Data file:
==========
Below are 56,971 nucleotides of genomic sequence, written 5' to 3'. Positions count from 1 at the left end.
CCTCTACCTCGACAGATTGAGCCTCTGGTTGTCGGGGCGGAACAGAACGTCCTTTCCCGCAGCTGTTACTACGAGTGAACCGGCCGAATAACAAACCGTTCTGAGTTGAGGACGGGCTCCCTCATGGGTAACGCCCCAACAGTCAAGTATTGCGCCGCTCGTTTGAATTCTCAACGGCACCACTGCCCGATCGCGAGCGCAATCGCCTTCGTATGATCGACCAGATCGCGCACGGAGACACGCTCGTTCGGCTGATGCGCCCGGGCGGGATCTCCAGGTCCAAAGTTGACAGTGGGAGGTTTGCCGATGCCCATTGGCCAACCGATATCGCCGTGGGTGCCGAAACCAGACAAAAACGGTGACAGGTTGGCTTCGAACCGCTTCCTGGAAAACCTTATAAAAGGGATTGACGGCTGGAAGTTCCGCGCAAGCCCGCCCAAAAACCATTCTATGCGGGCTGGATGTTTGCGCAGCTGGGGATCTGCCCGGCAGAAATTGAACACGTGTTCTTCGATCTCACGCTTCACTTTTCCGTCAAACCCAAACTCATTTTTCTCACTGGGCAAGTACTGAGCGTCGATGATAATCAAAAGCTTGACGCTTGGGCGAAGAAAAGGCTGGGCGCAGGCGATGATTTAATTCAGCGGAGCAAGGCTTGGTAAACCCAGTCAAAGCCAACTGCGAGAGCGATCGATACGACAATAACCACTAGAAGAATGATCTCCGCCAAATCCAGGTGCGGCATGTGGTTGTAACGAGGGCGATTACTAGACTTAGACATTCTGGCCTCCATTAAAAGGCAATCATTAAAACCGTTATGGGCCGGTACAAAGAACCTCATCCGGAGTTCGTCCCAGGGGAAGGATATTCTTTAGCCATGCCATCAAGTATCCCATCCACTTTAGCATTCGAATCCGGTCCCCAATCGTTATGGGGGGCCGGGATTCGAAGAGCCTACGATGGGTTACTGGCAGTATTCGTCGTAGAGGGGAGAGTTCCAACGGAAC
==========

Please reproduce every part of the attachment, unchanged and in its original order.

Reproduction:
Below are 56,971 nucleotides of genomic sequence, written 5' to 3'. Positions count from 1 at the left end.
CCTCTACCTCGACAGATTGAGCCTCTGGTTGTCGGGGCGGAACAGAACGTCCTTTCCCGCAGCTGTTACTACGAGTGAACCGGCCGAATAACAAACCGTTCTGAGTTGAGGACGGGCTCCCTCATGGGTAACGCCCCAACAGTCAAGTATTGCGCCGCTCGTTTGAATTCTCAACGGCACCACTGCCCGATCGCGAGCGCAATCGCCTTCGTATGATCGACCAGATCGCGCACGGAGACACGCTCGTTCGGCTGATGCGCCCGGGCGGGATCTCCAGGTCCAAAGTTGACAGTGGGAGGTTTGCCGATGCCCATTGGCCAACCGATATCGCCGTGGGTGCCGAAACCAGACAAAAACGGTGACAGGTTGGCTTCGAACCGCTTCCTGGAAAACCTTATAAAAGGGATTGACGGCTGGAAGTTCCGCGCAAGCCCGCCCAAAAACCATTCTATGCGGGCTGGATGTTTGCGCAGCTGGGGATCTGCCCGGCAGAAATTGAACACGTGTTCTTCGATCTCACGCTTCACTTTTCCGTCAAACCCAAACTCATTTTTCTCACTGGGCAAGTACTGAGCGTCGATGATAATCAAAAGCTTGACGCTTGGGCGAAGAAAAGGCTGGGCGCAGGCGATGATTTAATTCAGCGGAGCAAGGCTTGGTAAACCCAGTCAAAGCCAACTGCGAGAGCGATCGATACGACAATAACCACTAGAAGAATGATCTCCGCCAAATCCAGGTGCGGCATGTGGTTGTAACGAGGGCGATTACTAGACTTAGACATTCTGGCCTCCATTAAAAGGCAATCATTAAAACCGTTATGGGCCGGTACAAAGAACCTCATCCGGAGTTCGTCCCAGGGGAAGGATATTCTTTAGCCATGCCATCAAGTATCCCATCCACTTTAGCATTCGAATCCGGTCCCCAATCGTTATGGGGGGCCGGGATTCGAAGAGCCTACGATGGGTTACTGGCAGTATTCGTCGTAGAGGGGAGAGTTCCAACGGAAC